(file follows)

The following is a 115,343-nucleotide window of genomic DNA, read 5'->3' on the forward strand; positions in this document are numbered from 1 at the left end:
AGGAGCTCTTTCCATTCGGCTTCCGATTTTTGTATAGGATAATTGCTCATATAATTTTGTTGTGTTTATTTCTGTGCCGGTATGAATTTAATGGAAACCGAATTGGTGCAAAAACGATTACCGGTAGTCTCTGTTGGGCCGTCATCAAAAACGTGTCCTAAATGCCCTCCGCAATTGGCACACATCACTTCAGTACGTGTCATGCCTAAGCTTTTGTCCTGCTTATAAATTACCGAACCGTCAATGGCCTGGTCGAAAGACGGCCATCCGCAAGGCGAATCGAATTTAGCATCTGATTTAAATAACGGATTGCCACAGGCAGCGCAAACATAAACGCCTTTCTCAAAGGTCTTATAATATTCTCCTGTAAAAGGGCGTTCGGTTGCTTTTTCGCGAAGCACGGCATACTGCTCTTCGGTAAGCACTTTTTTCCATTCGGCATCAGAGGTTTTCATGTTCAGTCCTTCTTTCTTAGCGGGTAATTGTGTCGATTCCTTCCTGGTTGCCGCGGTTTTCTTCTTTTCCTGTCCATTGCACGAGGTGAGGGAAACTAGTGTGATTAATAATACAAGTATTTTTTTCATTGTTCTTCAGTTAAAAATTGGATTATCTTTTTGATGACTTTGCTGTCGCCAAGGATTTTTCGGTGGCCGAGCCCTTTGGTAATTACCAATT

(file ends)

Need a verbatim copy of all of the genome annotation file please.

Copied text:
The following is a 115,343-nucleotide window of genomic DNA, read 5'->3' on the forward strand; positions in this document are numbered from 1 at the left end:
AGGAGCTCTTTCCATTCGGCTTCCGATTTTTGTATAGGATAATTGCTCATATAATTTTGTTGTGTTTATTTCTGTGCCGGTATGAATTTAATGGAAACCGAATTGGTGCAAAAACGATTACCGGTAGTCTCTGTTGGGCCGTCATCAAAAACGTGTCCTAAATGCCCTCCGCAATTGGCACACATCACTTCAGTACGTGTCATGCCTAAGCTTTTGTCCTGCTTATAAATTACCGAACCGTCAATGGCCTGGTCGAAAGACGGCCATCCGCAAGGCGAATCGAATTTAGCATCTGATTTAAATAACGGATTGCCACAGGCAGCGCAAACATAAACGCCTTTCTCAAAGGTCTTATAATATTCTCCTGTAAAAGGGCGTTCGGTTGCTTTTTCGCGAAGCACGGCATACTGCTCTTCGGTAAGCACTTTTTTCCATTCGGCATCAGAGGTTTTCATGTTCAGTCCTTCTTTCTTAGCGGGTAATTGTGTCGATTCCTTCCTGGTTGCCGCGGTTTTCTTCTTTTCCTGTCCATTGCACGAGGTGAGGGAAACTAGTGTGATTAATAATACAAGTATTTTTTTCATTGTTCTTCAGTTAAAAATTGGATTATCTTTTTGATGACTTTGCTGTCGCCAAGGATTTTTCGGTGGCCGAGCCCTTTGGTAATTACCAATT